Sunday, December 11, 2011
Depending on where you hail from, a fish fry can be via a variety of techniques; deep fried, pan fried, oven fried; battered, breaded or plainly seasoned. Luckily, I and my family enjoy seafood, so we can easily say we've had it any way we can, and are not afraid to try new recipes concerning creatures from the world's oceans.
When it comes to frying fish in a deep fryer or pan, the oil becomes one of the big considerations. Vegetable oils such as corn, soybean, palm and sunflower are too easily absorbed by the fish; making it too greasy and unappetizing. Olive oil, while being one of the healthiest oils, can have its flavor overwhelm the flavor of the fish itself. Canola and peanut oils are the best to use as they can withstand high temperatures while not having their flavor or greasiness absorbed by the foods being fried. This is great when thick pieces of fish, such as cod, catfish or bluefish, need to cook longer than say thin filets of flounder, trout or swai.
The batter method is used when making the traditional style English fish and chips which will use the thick pieces of cod or haddock. Becoming more popular though is the use of panko (Japanese) bread crumbs which gives a light, airy, crispy coating for not only fish, but shrimp, chicken and even in pork dishes. For pan frying, coating the fish in bread crumbs or simply seasoning with herbs means less oil is used than in a deep fryer. With a coating, a simple 1/4 inch of oil will do the job for thin (1/4 to 1/2 inch thickness)filets, cooking each side for 5-7 minutes to achieve a flaky, yet smooth texture to the flesh. Simply seasoned, just enough oil to keep the fish from sticking to the pan can be used; you just have to decide if you want to have the skin on and make it crispy, or forego the skin. Basic seasonings can be lemon, ground black pepper, salt and herbs such as rosemary or thyme; using Italian flavored bread crumbs gives you the seasonings premeasured and premixed into fine crumbs.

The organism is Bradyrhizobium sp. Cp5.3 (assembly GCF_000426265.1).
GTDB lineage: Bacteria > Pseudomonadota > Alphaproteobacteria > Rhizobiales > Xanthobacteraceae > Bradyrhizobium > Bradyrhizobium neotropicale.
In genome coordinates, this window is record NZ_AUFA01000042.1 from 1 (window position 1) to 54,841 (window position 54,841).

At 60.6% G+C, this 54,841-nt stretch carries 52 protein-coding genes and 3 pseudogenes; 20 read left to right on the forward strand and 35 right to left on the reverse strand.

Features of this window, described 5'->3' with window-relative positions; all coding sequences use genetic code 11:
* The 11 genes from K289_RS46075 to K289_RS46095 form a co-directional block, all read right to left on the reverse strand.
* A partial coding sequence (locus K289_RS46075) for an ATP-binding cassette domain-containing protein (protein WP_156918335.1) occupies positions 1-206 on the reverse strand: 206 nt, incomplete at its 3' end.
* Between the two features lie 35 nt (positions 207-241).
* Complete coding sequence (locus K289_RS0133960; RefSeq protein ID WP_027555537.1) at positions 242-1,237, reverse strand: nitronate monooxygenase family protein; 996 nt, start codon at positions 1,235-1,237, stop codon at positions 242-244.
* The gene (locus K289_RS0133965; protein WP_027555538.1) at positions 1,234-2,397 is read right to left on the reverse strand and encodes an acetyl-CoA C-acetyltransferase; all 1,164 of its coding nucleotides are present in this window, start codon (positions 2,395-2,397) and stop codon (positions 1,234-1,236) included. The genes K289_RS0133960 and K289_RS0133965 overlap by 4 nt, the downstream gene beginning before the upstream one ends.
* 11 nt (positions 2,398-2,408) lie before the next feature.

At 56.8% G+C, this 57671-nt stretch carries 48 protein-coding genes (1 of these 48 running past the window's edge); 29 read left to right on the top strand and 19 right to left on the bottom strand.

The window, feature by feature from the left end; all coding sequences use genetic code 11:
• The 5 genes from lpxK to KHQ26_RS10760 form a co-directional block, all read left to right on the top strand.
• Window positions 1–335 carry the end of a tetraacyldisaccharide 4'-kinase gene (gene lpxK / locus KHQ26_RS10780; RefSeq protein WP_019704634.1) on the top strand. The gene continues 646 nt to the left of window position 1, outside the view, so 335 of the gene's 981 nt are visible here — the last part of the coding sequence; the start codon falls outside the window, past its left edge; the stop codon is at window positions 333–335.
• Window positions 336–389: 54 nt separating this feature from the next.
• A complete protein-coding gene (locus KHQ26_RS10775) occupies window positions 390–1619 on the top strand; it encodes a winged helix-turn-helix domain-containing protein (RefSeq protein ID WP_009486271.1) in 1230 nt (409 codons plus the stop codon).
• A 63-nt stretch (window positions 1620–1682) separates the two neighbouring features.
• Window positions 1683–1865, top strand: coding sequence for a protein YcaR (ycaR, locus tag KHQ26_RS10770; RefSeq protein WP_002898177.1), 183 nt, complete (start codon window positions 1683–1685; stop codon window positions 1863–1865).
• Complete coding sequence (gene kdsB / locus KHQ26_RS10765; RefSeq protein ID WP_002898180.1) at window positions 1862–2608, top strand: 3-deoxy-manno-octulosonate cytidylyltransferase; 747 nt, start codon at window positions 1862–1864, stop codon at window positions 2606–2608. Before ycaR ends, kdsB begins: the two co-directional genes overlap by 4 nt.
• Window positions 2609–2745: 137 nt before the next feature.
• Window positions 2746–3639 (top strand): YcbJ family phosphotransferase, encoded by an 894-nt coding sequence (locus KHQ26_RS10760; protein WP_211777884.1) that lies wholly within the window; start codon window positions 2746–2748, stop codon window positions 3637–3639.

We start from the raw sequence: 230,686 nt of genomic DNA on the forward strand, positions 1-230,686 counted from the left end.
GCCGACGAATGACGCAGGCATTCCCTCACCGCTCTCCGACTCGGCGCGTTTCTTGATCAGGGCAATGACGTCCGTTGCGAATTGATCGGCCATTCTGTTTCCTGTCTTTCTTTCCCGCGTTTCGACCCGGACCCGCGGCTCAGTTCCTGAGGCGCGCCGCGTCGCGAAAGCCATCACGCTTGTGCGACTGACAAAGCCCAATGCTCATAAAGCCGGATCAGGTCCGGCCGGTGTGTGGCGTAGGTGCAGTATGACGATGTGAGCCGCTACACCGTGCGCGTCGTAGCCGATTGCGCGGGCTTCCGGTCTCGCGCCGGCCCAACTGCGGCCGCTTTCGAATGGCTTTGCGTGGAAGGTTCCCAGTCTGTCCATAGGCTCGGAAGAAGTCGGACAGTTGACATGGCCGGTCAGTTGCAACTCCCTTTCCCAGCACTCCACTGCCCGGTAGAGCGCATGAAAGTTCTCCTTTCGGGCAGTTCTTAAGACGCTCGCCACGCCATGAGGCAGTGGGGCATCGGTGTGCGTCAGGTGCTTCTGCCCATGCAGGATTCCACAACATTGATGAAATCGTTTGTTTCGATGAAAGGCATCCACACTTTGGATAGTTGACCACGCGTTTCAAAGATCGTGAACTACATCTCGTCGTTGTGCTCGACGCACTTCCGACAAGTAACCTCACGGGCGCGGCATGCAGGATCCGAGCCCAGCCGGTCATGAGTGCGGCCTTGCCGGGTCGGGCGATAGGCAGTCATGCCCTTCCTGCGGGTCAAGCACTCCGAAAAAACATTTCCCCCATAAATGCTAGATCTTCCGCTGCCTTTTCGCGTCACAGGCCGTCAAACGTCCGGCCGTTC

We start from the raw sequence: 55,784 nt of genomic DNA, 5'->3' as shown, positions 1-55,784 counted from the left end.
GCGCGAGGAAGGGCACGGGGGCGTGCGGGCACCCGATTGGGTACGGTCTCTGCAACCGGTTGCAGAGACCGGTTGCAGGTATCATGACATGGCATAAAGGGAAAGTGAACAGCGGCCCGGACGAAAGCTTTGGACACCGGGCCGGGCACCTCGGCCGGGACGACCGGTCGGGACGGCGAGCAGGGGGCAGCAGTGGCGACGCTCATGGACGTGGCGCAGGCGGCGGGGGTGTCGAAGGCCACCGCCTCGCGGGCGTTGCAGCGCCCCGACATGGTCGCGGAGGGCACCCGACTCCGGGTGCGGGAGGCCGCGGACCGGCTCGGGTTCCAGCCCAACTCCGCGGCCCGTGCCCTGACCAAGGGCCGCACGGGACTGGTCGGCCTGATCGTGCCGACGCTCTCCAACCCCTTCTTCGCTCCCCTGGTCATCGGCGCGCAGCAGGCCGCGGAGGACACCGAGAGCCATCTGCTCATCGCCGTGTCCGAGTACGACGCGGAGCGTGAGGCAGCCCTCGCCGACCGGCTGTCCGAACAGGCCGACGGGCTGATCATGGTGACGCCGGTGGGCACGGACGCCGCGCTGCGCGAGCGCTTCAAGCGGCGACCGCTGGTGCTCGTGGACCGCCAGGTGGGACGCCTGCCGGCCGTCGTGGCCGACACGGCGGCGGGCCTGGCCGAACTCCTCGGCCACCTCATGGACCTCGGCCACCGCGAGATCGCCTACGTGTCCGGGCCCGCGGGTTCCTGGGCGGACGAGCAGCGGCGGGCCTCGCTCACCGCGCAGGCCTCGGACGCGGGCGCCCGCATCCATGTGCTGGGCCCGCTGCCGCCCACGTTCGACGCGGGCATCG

When it comes to a fish fry, the process, no matter which you decide on, is easy; it's deciding the type of fish, coating and seasonings that makes the brain go into overtime. Enjoy!